There have been no signs that cyber attacks will slow down in 2021. With the right strategies, warehouse managers can effectively defend their facilities against the most common cyber threats — like phishing attacks, ransomware, and malware.
Often, even basic cybersecurity practices can go a long way in keeping business networks safe. Adopting these practices will help protect the network and internet-connected devices from attack. Here are some of the most important strategies for warehouse managers.
Developers regularly push security patches that fix vulnerabilities and improve system security and stability. Keeping all systems updated will help ensure any old vulnerabilities aren’t leaving devices open to attack.
Regular updates are also one of the best ways to protect IoT devices and make them less vulnerable to attack.
If all devices and accounts on a network have full access, they can be extremely dangerous when compromised. Segmenting the network limits the access that devices have to the business network.
With network segmentation, an account or device may only access the information they need for day-to-day work. If that device or account is compromised, a hacker won’t pose as much of a threat.
More and more often, hackers are using social engineering to break into business networks. Phishing attacks, for example, use emails that appear to come from a trustworthy source to convince a recipient to download malicious files or divulge sensitive information.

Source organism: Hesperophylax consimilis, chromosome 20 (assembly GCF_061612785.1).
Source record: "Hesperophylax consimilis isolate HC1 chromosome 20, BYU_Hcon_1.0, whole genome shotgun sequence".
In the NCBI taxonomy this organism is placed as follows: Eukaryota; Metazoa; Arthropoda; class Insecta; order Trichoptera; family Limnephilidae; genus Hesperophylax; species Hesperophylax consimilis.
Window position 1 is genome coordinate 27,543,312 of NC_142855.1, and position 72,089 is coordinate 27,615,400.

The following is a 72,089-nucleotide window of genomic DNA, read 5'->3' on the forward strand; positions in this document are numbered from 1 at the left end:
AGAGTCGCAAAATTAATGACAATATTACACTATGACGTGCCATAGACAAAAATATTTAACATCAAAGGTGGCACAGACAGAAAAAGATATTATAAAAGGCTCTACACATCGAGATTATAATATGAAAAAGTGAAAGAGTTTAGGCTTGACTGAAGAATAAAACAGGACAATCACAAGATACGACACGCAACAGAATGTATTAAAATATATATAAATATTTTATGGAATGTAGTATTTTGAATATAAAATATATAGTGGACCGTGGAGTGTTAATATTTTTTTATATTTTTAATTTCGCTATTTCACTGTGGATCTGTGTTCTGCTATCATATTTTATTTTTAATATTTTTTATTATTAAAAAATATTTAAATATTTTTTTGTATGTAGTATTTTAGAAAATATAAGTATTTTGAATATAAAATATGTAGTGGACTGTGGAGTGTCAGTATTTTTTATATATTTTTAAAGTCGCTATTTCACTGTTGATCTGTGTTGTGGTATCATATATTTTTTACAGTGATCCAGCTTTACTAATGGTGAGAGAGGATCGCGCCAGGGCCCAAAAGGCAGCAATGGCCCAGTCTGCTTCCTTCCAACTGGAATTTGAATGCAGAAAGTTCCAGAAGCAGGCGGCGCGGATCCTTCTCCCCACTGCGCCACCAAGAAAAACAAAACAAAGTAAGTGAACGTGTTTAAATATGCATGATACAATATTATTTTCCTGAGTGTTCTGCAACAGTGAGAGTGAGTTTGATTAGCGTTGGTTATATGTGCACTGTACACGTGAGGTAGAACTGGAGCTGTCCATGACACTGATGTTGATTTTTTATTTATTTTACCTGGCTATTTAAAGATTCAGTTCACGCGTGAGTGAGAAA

Most phishing attacks are easy to defeat, but only if an employee knows how to spot them. Basic training on common social engineering attacks can help employees defend the network.
Strong passwords can be a significant deterrent to hackers. Requiring that employees use strong passwords on their devices or accounts can help prevent those devices or accounts from being compromised.
Many IoT devices, for example, use default passwords set by the manufacturer. These passwords are often easy to guess or are available online. If these default passwords are not changed, hackers can use them to break into IoT devices easily. Strong and unique passwords ensure that devices are difficult to compromise in this way.
Strategies like two-factor or multi-factor authentication can provide further protection.
A security audit by a third-party cybersecurity provider can help managers optimize network security. This review of your security systems and business network will give you a good sense of where your network is vulnerable and what steps you can take to harden it against attack.
The frequency of cyber attacks isn’t likely to decrease soon. Cyber attacks are also on track to become more expensive over the next few years.
Every warehouse manager should take steps to defend their networks against attacks. Warehouse managers who oversee facilities using IoT devices and automated tech may want to be especially vigilant.
Basic cybersecurity strategies can help protect warehouses. Better passwords, network segmentation, and employee training will ensure the facility is prepared for the most common attack types.
About the Author
Emily Newton is the Editor-in-Chief of Revolutionized, where she covers industrial, engineering, and science topics.